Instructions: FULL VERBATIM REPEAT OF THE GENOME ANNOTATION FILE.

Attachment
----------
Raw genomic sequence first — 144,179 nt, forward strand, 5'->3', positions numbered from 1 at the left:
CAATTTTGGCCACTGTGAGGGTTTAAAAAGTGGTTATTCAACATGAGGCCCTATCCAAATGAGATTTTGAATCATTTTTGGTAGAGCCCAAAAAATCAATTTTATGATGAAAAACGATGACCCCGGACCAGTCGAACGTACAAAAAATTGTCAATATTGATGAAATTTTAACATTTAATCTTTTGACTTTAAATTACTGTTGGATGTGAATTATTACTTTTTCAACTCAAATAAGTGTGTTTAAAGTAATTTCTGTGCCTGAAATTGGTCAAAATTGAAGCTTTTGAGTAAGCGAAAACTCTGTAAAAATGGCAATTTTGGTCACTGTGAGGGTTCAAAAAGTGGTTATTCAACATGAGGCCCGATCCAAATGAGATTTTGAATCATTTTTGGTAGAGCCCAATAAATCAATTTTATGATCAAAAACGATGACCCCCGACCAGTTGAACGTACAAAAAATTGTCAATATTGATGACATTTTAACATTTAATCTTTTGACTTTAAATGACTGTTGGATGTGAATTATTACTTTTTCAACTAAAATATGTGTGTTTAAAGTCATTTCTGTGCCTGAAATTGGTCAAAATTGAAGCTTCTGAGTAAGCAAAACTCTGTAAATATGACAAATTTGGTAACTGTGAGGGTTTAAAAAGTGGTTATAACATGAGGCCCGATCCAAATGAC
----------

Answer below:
Raw genomic sequence first — 144,179 nt, forward strand, 5'->3', positions numbered from 1 at the left:
CAATTTTGGCCACTGTGAGGGTTTAAAAAGTGGTTATTCAACATGAGGCCCTATCCAAATGAGATTTTGAATCATTTTTGGTAGAGCCCAAAAAATCAATTTTATGATGAAAAACGATGACCCCGGACCAGTCGAACGTACAAAAAATTGTCAATATTGATGAAATTTTAACATTTAATCTTTTGACTTTAAATTACTGTTGGATGTGAATTATTACTTTTTCAACTCAAATAAGTGTGTTTAAAGTAATTTCTGTGCCTGAAATTGGTCAAAATTGAAGCTTTTGAGTAAGCGAAAACTCTGTAAAAATGGCAATTTTGGTCACTGTGAGGGTTCAAAAAGTGGTTATTCAACATGAGGCCCGATCCAAATGAGATTTTGAATCATTTTTGGTAGAGCCCAATAAATCAATTTTATGATCAAAAACGATGACCCCCGACCAGTTGAACGTACAAAAAATTGTCAATATTGATGACATTTTAACATTTAATCTTTTGACTTTAAATGACTGTTGGATGTGAATTATTACTTTTTCAACTAAAATATGTGTGTTTAAAGTCATTTCTGTGCCTGAAATTGGTCAAAATTGAAGCTTCTGAGTAAGCAAAACTCTGTAAATATGACAAATTTGGTAACTGTGAGGGTTTAAAAAGTGGTTATAACATGAGGCCCGATCCAAATGAC